“[And] they need to have a growth mindset, which means the ability to grow as a human being… much more rapidly than normal human beings.” Here he points out that a startup will have a specific set of needs early on, but as it grows those needs, and thus the role of its leaders, will change. “Some founders are not capable of [handling such growth] and they will need to hire a CEO.” This, itself, isn’t the issue--it’s being able to accept that need and not having an ego that gets in the way.

“[Founders] need to transform from caterpillar to butterfly several times over, which is a very hard and deep process.”

What would you want the general public to know about VC?

“Venture capital… is a source of financing to make entrepreneurs’ dreams come true,” says Wittamer in response to this question. “But it’s not for all dreams. It’s only for the big dreams.” Not all new companies need VC money, in other words, depending on their intended scope.

“It may be daunting…” he goes on, speaking about the field in general, “but in practice it’s very down to earth. You’re helping a few people with an idea to make that idea come true.”

Sometimes bad ideas get funded, he admits. “VCs are human beings. We make mistakes--everybody makes mistakes.”

But he ultimately sees venture capital as a way to find and enable huge remedies to huge problems. “Solving problems is at the core of what venture capital does. Solving problems that matter, at scale.”

Three portfolio companies to highlight

Asked to choose a few highlights from the firm’s 30 portfolio companies, the managing partner hesitates: “It’s like asking you to choose one of your children…”

But he manages to land on Salonkee, a Luxembourg-based company that offers tech services to salons. “We’re really proud of their growth trajectory,” says Wittamer. Confirming the health of that trajectory, on 12 June the company announced that it had raised €28m in its latest series B fundraising round.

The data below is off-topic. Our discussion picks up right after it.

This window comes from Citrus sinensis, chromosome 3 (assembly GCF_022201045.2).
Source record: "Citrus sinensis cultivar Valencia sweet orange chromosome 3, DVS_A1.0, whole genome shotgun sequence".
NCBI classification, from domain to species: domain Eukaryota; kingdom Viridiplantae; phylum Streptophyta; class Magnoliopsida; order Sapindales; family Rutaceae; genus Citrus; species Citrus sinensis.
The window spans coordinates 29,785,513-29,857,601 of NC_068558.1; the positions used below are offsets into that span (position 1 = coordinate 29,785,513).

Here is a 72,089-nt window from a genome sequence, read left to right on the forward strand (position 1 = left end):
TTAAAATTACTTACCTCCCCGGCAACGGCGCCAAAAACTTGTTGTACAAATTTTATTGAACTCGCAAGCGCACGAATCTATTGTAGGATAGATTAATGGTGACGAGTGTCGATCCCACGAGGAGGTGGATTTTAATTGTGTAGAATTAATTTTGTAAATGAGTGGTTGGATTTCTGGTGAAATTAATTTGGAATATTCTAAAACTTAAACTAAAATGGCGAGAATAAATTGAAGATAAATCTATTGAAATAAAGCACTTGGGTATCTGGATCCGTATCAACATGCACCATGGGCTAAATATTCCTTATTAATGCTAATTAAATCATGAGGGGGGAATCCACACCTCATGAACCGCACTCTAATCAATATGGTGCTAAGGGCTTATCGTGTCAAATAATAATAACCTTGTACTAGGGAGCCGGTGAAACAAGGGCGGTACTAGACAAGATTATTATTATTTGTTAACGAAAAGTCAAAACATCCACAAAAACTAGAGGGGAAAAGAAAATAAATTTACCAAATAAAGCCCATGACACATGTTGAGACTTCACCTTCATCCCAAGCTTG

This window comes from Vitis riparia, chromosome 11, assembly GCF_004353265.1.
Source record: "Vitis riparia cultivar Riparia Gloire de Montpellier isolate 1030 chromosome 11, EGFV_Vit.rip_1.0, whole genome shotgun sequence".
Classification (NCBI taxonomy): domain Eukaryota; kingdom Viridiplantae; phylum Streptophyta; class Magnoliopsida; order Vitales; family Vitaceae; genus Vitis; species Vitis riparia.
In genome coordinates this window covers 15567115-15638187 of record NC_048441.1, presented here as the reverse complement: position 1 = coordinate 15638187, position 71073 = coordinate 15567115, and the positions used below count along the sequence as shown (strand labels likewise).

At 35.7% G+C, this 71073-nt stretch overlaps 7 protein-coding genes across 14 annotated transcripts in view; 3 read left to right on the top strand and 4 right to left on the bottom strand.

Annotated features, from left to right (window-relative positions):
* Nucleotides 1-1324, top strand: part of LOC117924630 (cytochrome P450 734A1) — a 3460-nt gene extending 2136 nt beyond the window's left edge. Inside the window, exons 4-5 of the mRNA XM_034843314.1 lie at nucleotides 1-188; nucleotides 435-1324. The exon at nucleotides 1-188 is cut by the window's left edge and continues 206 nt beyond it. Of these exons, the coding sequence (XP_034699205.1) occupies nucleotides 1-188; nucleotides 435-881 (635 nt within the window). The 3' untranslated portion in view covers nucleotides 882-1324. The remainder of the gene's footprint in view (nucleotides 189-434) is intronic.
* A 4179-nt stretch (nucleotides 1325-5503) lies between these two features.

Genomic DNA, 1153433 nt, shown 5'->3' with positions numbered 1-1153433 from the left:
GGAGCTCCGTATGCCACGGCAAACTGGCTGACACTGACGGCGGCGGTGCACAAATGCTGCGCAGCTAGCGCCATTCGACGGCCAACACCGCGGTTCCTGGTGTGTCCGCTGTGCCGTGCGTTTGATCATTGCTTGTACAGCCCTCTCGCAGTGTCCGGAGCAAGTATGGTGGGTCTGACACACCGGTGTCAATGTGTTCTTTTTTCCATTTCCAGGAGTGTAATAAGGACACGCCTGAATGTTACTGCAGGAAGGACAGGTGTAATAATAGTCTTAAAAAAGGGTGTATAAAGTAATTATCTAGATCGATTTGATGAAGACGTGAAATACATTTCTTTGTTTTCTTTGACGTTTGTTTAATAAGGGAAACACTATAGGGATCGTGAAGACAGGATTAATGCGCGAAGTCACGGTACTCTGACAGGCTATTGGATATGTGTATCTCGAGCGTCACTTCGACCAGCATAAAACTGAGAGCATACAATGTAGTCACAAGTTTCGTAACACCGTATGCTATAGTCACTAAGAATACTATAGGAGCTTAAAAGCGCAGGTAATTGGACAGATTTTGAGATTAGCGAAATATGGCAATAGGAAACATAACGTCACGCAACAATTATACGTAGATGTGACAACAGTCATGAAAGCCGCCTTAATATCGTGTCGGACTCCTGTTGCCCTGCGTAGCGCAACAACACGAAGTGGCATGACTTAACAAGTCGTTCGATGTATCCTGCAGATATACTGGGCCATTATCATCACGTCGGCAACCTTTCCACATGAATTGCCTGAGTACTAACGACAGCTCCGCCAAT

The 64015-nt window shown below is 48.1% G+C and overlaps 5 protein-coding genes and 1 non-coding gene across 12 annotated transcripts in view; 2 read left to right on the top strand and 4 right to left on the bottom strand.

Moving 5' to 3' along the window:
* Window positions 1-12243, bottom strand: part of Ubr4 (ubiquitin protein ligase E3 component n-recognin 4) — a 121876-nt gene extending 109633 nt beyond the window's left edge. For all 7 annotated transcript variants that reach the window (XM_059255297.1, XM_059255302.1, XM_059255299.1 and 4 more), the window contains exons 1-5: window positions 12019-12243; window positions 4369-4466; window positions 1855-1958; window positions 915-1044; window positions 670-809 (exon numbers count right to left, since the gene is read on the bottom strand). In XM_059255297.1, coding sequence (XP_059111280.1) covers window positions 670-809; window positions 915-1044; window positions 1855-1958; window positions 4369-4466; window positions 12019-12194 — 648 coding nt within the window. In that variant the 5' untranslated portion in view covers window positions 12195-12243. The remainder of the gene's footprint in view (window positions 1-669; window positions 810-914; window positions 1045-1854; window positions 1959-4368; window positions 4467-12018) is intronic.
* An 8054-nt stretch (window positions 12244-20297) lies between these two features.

Wittamer also expresses pride in the company’s founders, in how they have grown as leaders. “We invested in them at the very beginning. Our first investment in them was, like, €250,000--I think they had 50 or 60 customers.” Now the company operates in five countries and, according to its website, as of June 2023 has handled 1.9m online bookings.

Another portfolio company is , a smart analytics and data management fintech, also out of Luxembourg. “They are reshaping the way the fund industry operates,” comments the managing partner. “Very strong founders, who are as engaged in their own development as that of their firm.”

These two examples are from the Digital Tech Fund. A third comes from the other fund: Refurbed, an Austria-based company that refurbishes old goods, largely but not exclusively electronics, for resale. “You buy it, it looks good as new. You get the guarantee, just like with a new one. Except you pay much less.” The managing partner reports that the company are on track for half a billion euros in revenue this year. “Also an amazing team.”

Three notable exits

—Glose, an e-book company from France, was bought by Medium for an undisclosed amount in 2021. At the time, the platform reached some 1m readers in 200 countries.

—Spire Global, a space company whose satellites capture data about earth, was listed on the New York Stock Exchange in 2021 and valued at $1.6bn.

—Glovo, a delivery app founded in Barcelona, was acquired by Delivery Hero for $2.6bn in 2022.